TUESDAY, MAY 15
Cotton Malone typed the Web address with trembling fingers. Like a phone that rings in the middle of the night, nothing about an anonymous message was ever good.
The note had arrived two hours ago, while he’d been out of his bookshop on an errand, but the employee who’d accepted the un¬marked envelope forgot to give it to him until a few minutes ago.
“The woman didn’t say it was urgent,” she said in her defense. “What woman?”
“Chinese lady, dressed in a gorgeous Burberry skirt. She said to give it only to you.” “She used my name?” “Twice.”
Inside had been a folded sheet of gray vellum upon which was printed a Web address with a dot- org suffix. He’d immediately climbed the four flights of stairs to his apartment above the bookshop and found his laptop.
He finished typing and waited while the screen blackened, then a new image appeared. A video display console indicated that a live feed was about to engage.
The communications link established.
A body appeared, lying on its back, arms above the head, ankles and wrists bound tight to what looked like a sheet of plywood. The person was angled so that the head was slightly beneath the feet. A towel wrapped the face, but it was clear the bound form was a woman.
“Mr. Malone.” The voice was electronically altered, disguising every attribute of pitch and tone. “We’ve been waiting. Not in much of a hurry, are you? I have something for you to see.”
A hooded figure appeared on the screen, holding a plastic bucket. He watched as water was poured onto the towel that wrapped the bound woman’s face. Her body writhed as she struggled with her re¬straints.
He knew what was happening.
The liquid penetrated the towel and flowed unrestricted into her mouth and nose. At first a few gulps of air could be stolen-the throat constricted, inhaling little of the water-but that could be maintained only for a few seconds. Then the body’s natural gag reflex would kick in and all control would be lost. The head was angled downward so grav¬ity could prolong the agony. It was like drowning without ever being submerged.
The man stopped pouring.
The woman continued to struggle with her restraints.
The technique dated back to the Inquisition. Highly favored since it left no marks, its main drawback was harshness-so intense that the victim would immediately admit to anything. Malone had actually ex¬perienced it once, years ago, while training to become a Magellan Billet agent. All recruits had to take their turn as part of survival school. His agony had been amplified by his dislike of confinement. The bondage, combined with the soaked towel, had created an unbearable claustro¬phobia. He recalled the public debate a few years ago as to whether wa¬terboarding was torture.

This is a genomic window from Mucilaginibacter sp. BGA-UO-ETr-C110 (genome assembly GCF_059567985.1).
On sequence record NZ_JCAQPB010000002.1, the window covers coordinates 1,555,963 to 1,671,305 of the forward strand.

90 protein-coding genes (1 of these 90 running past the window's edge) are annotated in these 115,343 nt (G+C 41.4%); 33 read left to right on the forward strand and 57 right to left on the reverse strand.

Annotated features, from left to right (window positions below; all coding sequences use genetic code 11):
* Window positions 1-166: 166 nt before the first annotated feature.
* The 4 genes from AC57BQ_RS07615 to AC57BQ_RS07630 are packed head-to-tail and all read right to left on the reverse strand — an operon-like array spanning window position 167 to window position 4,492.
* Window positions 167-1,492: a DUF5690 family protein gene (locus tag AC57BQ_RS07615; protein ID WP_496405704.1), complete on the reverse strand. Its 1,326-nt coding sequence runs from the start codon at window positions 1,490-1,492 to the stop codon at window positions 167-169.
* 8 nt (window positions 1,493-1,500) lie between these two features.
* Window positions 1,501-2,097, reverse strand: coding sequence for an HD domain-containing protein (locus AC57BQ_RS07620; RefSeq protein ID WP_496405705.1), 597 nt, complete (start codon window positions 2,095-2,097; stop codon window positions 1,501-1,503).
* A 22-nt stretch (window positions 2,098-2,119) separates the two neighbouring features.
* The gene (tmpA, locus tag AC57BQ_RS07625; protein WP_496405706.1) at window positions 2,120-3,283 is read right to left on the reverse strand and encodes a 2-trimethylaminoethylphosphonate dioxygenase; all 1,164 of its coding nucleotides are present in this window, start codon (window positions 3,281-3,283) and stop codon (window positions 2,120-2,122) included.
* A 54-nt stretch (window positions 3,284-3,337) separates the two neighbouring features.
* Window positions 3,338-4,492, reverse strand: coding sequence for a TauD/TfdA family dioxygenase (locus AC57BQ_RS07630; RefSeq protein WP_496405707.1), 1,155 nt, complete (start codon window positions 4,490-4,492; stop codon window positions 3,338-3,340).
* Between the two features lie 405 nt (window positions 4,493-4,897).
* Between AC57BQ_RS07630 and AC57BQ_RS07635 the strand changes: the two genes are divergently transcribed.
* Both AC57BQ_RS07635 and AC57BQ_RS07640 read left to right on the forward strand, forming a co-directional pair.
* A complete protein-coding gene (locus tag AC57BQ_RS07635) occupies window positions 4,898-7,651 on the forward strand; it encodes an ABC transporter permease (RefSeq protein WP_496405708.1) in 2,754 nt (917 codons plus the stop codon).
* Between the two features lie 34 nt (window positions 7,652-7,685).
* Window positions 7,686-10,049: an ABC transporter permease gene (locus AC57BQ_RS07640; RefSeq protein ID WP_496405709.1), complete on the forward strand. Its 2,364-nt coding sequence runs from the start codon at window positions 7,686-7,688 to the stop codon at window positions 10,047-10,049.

Damn right it was.
“Here’s the purpose of my contact,” the voice said.
The camera zoomed tight on the towel wrapping the woman’s face. A hand entered the frame and wrenched the soaked cloth away, reveal¬ing Cassiopeia Vitt.
“Oh, no,” Malone muttered.
Darts of fear pierced his skin. A light- headedness overtook him.
This can’t be happening.
She blinked water from her eyes, spit more from her mouth, and gained her breath. “Don’t give them a damn thing, Cotton. Nothing.”
The soaked towel was slapped back across her face.
“That would not be smart,” the computerized voice said.
“Certainly not for her.”
“Can you hear me?” he said into the laptop’s microphone.
“Is this necessary?”
“For you? I believe so. You’re a man to be respected. Former Justice Department agent. Highly trained.”
“I’m a bookseller.”
The voice chuckled. “Don’t insult my intelligence, or risk her life any further. I want you to clearly understand what’s at stake.”
“And you need to understand that I can kill you.”
“By then, Ms. Vitt will be dead. So let’s stop with the bravado. I want what she gave you.”
He saw Cassiopeia renew her struggle against the restraints, her head whipping from side to side beneath the towel.
“Give him nothing, Cotton. I mean it. I gave that to you for safe¬keeping. Don’t give it up.”
More water was poured. Her protests stopped as she fought to breathe.
“Bring the item to Tivoli Gardens, at two pm, just outside the Chi¬nese pagoda. You’ll be contacted. If you don’t show-” The voice paused. “-I think you can imagine the consequences.”
The connection was severed.
He sat back in the chair.
He hadn’t seen Cassiopeia in more than a month. Hadn’t spoken to her for two weeks. She’d said that she was headed out on a trip but, characteristically, offered no details. Their relationship was hardly one at all. Just an attraction that they both tacitly acknowledged. Strangely, Henrik Thorvaldsen’s death had drawn them closer, and they’d spent a lot of time together in the weeks after their friend’s funeral.
She was tough, smart, and gutsy.
He doubted if she’d ever experienced anything like that.
Seeing her on the screen tore at his gut. He suddenly realized that if anything happened to this woman his life would never be the same.
He had to find her.
But there was a problem.
She’d obviously been forced to do whatever was necessary in order to survive. This time, however, she may have bitten off more than she could ever chew.
She’d left nothing with him for safekeeping.
He had no clue what she, or her captor, was talking about.
Excerpted from The Emperor’s Tomb by Steve Berry. Copyright © 2010 by Steve Berry. Excerpted by permission of Ballantine Books, a division of Random House, Inc. All rights reserved. No part of this excerpt may be reproduced or reprinted without permission in writing from the publisher.